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Sunday 5 September 2004

Stop peddling the lie that we've had ten years of blissful peace in Northern Ireland

SINN Fein/IRA, their apologists, the gullible, the wishful thinkers and the pig ignorant may have left some people with the impression that last Tuesday, August 31, was the 10th anniversary of the day - as we are forever being poetically told - when "the IRA guns fell silent". 

Quite apart from this being a pathetic fallacy (it wasn't that the guns decided to stop shooting; the IRA leadership finally grasped that murdering unionists was counterproductive), this assertion is simply untrue. 

In fairness to Gerry Adams, Martin McGuinness and their dreadful colleagues, they made it perfectly clear what they were offering that day. It wasn't an end to killing - it was a "complete cessation of military activity" (killing members of the security forces or anyone working for them) for as long as it suited them. Yet in the euphoria that followed this announcement, to point out the absence of the word "permanent" or to ask what exactly "military" meant was to be anti-peace. 

It was equally anti-peace to point out that the IRA's commitment to dialogue would have been more impressive had they not deliberately inflamed loyalist paramilitaries by murdering two of their ghastly heroes preciselyone month earlier - a provocation that almost scuppered a loyalist ceasefire. 

The Appeasers' Chorus that has been drowning out sceptical voices for a decade was already in fine form when in November, during a robbery in Newry, the IRA killed Frank Kerr, a postal worker. It seemed unperturbed when 17-year old Malachy Clark hanged himself the following month, a few weeks after an IRA gang had broken his nose, burst his eardrums, beaten him and poured glue over his head. But Malachy, like the thousands of others tortured by paramilitaries, didn't attract much outrage, even from the civil liberties crew. 

Nor was there much indignation about the six murders (IRA posing as Direct Action Against Drugs) in 1995 of alleged drug dealers. Adams - in vulpine mode - telling a Belfast crowd apropos the IRA that "They haven't gone away, you know", was, we were assured, just placating his hardliners. As the appeasers shouted down the sceptics, and as President Bill Clinton shook hands with Adams on the Falls Road that November, South Armagh murderers were obeying Army Council instructions and working on the bomb that in February 1996 killed John Jeffries, a musician, and his friend Inan Ul-haq Bashir, in their newspaper kiosk near Canary Wharf. 

The IRA blamed the British prime minister, John Major, for making unacceptable demands. Appeasers like Eamon Dunphy blamed people like me, for upsetting the IRA by querying theirsincerity.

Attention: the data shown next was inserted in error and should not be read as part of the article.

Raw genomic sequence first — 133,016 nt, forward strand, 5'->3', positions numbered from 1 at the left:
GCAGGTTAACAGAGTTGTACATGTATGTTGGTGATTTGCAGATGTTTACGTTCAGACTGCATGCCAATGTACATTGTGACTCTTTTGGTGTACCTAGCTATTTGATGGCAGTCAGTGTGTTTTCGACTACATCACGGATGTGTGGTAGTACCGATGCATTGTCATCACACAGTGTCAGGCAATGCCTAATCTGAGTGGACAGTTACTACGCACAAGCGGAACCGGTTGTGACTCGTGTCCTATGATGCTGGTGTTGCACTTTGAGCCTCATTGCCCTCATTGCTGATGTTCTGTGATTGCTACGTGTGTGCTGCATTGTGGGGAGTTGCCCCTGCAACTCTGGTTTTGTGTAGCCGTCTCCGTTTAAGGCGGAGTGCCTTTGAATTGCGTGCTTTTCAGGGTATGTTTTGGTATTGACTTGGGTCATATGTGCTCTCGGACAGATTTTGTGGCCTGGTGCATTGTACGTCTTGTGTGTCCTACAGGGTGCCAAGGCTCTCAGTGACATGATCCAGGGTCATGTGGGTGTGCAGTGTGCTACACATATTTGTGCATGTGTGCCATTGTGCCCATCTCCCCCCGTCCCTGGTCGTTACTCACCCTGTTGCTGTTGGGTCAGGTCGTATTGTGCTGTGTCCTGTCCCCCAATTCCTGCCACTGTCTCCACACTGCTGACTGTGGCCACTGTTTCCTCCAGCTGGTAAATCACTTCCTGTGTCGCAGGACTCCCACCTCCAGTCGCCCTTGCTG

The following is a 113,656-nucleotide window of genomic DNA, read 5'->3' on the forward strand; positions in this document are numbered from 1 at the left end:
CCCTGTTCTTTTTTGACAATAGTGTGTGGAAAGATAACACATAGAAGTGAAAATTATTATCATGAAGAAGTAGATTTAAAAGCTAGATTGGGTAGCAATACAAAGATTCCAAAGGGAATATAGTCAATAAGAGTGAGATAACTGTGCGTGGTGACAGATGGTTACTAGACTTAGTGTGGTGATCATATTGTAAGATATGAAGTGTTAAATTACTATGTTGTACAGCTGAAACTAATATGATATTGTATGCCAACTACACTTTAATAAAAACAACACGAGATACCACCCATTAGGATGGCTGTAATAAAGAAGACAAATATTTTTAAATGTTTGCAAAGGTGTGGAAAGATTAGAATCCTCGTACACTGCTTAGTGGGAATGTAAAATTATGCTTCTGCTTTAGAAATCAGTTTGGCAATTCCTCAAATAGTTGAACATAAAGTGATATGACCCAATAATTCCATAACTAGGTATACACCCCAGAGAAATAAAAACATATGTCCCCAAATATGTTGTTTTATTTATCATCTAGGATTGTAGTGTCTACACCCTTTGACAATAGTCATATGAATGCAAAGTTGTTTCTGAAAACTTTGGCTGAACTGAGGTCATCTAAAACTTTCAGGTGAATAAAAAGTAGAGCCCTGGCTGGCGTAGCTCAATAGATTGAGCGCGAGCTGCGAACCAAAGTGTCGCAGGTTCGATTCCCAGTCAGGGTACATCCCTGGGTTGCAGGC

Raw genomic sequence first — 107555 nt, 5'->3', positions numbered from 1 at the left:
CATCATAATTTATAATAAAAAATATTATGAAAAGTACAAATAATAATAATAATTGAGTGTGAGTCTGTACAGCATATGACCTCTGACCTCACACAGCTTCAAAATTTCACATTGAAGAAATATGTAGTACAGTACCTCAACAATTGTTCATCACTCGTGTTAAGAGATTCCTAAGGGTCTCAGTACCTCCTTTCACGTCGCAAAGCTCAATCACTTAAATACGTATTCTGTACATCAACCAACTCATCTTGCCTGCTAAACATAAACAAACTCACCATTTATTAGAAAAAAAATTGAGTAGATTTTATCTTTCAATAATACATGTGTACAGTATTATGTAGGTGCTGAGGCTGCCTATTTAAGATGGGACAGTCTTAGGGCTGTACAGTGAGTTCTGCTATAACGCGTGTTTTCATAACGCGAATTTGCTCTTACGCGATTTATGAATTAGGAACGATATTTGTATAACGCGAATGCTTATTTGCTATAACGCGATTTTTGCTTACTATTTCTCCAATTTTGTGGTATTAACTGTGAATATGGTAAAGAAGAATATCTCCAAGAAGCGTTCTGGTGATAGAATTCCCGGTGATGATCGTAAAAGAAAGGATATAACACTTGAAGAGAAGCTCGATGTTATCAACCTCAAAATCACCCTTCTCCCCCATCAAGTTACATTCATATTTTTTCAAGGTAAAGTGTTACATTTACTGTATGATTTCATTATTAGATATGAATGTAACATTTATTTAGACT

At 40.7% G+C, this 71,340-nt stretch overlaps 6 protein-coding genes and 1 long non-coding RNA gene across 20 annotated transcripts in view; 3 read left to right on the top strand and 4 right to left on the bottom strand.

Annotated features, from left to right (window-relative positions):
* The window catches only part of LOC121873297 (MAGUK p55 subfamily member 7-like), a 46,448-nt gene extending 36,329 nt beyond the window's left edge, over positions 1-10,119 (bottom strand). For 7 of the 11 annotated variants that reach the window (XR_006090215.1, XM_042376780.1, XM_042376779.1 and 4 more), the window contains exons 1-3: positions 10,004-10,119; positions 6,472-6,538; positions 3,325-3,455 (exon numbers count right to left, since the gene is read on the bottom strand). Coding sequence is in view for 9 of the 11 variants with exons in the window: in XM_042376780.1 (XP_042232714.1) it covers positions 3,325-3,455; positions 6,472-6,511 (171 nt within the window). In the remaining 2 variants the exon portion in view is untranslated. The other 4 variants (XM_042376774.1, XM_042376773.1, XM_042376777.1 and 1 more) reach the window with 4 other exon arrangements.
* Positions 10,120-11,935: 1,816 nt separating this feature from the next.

Wexford-born Edward O'Brien killed himself with his own bomb a week later in central London and in June, Garda Jerry McCabe was shot in Adare. Threats to witnesses reportedly led the prosecution team to drop murder charges in favour of a manslaughter charge. 

The death of Warrant Officer James Bradwell, four days after two IRA bombs blew him up inThiepval barracks near Lisburn, in October 1996, has been forgotten by all but his grieving family and friends. And, maybe, by his murderers. 

The fine fellows who shot dead young Lance Bombardier Stephen Restorick, in February 1997, laughed and shouted to friends as they were taken to the cells: they had much to celebrate 16 months later when they were released under the terms of the Good Friday Agreement. The gunmen who murdered Constables Roland Graham and David Johnston in broad daylight in Lurgan in June got off scot-free. 

The second "cessation", of July 1997, which followed the decision of the new Blair government to let Sinn Fein into talks without any prior decommissioning, has lasted, and is probably permanent. Because they no longer kill dozens of people every year, it is considered anti-peace to protest about what a Northern Ireland official cynically described as "internal housekeeping" - ie the occasional IRA murder or savage torture of mutinous republicans or petty criminals. 

The way nationalists treat Sinn Fein/IRA reminds me of a wife who - used to being half-strangled, stabbed and trashed to within an inch of her life - tells people proudly that her husband now beats her only occasionally, and rarely seriously enough to send her to hospital. Meanwhile, her husband, who should be in jail, appears on television hailed as a role model for the young. 

Among the major misfortunes visited upon our country is the ideology of physical-force nationalism and the existence of fundamentalist practitioners cruel enough to kill and maim men, women and children in its name. I am glad that the IRA leadership these days - unlike their successors in the Real and Continuity IRAs - think the smart way to go is the ballot-box and criminality rather than murder. But don't expect me to be grateful. 

And please, stop peddling the lie that we've had a decade of peace.  

Ruth Dudley Edwards

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